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These girls escaped Boko Haram. Now they’re pleading for help to save their generation

Two girls who were abducted by Boko Haram in 2014 thought they would never be able to escape their cruel captors. They were married to insurgents, faced brutal treatment and rape, and gave birth to their own children. Now Ya Kaka and Hauwa join Judy Woodruff to recount their harrowing experiences, how their lives have changed since fleeing the insurgents and what they want for their futures.

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  • Hari Sreenivasan:

    Boko Haram has cut an infamous and deadly reputation for itself in Nigeria.

  • And a particularly cruel tactic of the Islamist militant group is every parent’s worst fear:

    the kidnapping and killing of children.

    In a moment, you will hear testimonials from two young women who survived that experience, but first some background on the group and the fight against it.

    Boko Haram’s near-decade-long campaign of terror and violence has killed tens of thousands and displaced two million people. Their main focus, to overthrow Nigeria’s government and establish an Islamic state that forbids Western-style political and social activity.

    Boko Haram translates to Western Education is Forbidden. The group has carried out attacks in Cameroon, Niger and Chad, all from its base in remote Northeastern Nigeria.

    Since 2009, the militants have terrorized Africa’s most populous country with bombings, assassinations and abductions. Just last month, an ISIS-affiliated faction of Boko Haram kidnapped 110 girls from a boarding school in Northeast Nigeria, some as young as 11 years old.

    Last week, the Nigerian government shuttered boarding schools in the northeastern state and sent drones and jets to search for the girls. Boko Haram often marries the captives off to fighters. They have also been used as suicide bombers.

    In 2014, the militants abducted nearly 300 students from a school in the village of Chibok, prompting an international campaign to free them. More than 50 girls escaped. About 100 more were freed last year, after the Nigerian government paid a nearly $4 million ransom. Some had been forced to convert to Islam and sold as sex slaves. They were beaten, starved and sexually assaulted.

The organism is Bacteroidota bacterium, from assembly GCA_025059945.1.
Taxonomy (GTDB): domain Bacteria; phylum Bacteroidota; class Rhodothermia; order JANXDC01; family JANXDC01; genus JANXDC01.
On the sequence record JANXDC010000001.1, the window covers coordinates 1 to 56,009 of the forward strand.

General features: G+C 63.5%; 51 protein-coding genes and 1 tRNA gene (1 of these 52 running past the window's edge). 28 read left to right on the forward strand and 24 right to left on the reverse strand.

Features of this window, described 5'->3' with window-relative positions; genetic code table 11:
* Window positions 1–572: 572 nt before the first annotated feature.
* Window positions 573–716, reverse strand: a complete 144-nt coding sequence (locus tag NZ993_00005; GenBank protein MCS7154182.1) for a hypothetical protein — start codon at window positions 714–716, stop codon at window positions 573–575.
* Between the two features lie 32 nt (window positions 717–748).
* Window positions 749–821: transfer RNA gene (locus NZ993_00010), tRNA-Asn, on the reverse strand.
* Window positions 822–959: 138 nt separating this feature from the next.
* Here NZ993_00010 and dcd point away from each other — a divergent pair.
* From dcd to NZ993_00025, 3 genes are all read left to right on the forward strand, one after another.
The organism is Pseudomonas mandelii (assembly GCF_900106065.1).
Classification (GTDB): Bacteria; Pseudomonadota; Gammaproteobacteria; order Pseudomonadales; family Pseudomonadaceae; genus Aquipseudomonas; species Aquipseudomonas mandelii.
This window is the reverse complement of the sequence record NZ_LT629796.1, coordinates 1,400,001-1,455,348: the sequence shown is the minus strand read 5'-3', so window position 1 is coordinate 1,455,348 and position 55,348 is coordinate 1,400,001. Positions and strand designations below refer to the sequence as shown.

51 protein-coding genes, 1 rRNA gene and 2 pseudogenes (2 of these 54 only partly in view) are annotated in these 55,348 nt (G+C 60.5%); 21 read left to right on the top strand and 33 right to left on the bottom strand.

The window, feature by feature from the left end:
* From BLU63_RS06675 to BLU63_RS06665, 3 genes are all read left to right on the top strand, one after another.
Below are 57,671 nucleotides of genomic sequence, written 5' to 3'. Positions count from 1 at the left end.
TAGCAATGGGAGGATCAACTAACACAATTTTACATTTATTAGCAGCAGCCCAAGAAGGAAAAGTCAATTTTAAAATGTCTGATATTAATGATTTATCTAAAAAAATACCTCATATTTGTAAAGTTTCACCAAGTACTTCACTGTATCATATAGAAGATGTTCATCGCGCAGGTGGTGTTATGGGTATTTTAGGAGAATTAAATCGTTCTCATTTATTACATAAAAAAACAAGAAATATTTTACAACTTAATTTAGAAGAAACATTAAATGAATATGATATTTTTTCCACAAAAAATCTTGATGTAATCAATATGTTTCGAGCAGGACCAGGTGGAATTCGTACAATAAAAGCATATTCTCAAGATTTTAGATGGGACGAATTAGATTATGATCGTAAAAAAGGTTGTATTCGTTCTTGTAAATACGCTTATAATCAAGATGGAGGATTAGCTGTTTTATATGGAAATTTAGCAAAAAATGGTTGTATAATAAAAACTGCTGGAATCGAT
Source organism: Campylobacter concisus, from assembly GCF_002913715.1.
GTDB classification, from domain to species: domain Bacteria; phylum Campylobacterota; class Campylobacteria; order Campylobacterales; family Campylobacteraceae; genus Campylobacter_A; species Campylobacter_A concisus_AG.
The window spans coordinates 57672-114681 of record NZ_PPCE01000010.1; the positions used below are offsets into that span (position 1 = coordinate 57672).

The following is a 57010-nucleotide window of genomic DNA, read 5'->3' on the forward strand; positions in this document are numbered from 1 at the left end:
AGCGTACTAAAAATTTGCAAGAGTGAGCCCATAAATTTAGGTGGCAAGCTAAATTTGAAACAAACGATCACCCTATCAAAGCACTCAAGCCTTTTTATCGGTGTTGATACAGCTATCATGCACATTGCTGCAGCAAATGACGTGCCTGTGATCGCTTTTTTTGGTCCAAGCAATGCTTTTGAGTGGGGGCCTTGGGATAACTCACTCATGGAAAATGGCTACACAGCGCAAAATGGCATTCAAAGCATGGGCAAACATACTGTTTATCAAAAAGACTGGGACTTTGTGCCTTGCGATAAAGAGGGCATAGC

Recently, Judy Woodruff sat down with two young women who were abducted in 2014 and escaped.

    Ya Kaka was 15 when taken, Hauwa, 14. They were brought to the U.S. by a nonprofit called Too Young to Wed dedicated to protecting young girls and ending child marriage.

  • And a warning:

    Their accounts are harrowing and disturbing, and will upset many viewers.

  • Judy Woodruff:

    Thank you for being here.

    Ya Kaka, I’m going to start with you.

    Tell us what happened to you.

  • Ya Kaka:

    I was living in Bama, my hometown, without any problems as a student, when Boko Haram came and invaded the town.

    They abducted me from my house, along with two of my younger siblings. One, a girl, was 5, then one of my younger brothers, who was 6.

    They took us to the forest, and up until now, there’s no news about them.

  • Judy Woodruff:

    And what about your parents?

  • Ya Kaka:

    I am together with my parents.

  • Judy Woodruff:

    When they took you away, what happened? How long were you there and how were you treated?

  • Ya Kaka:

    I had been with them for a long time. We suffered a lot. It was rough treatment every day.

    My first husband among the insurgents was one of the people that abducted me. After having sex with me, he would send me out naked into the camp. Other insurgents would drag me and have sex with me.

    When I returned, he knew exactly that his own fellow insurgents had had sex with me. But he flogged me for wasting time. That was my daily life.

    I delivered a baby boy before I escaped with three other abductees.

  • Judy Woodruff:

    Did you believe you would escape when you were being held?

  • Ya Kaka:

    I never thought that I would escape, because they took us far into the forest, and there was no indication that they would ever take us back into the town.

  • Judy Woodruff:

    And, Hauwa, you were just 14 when you were abducted.

    Tell us what happened to you and your family.

  • Hauwa: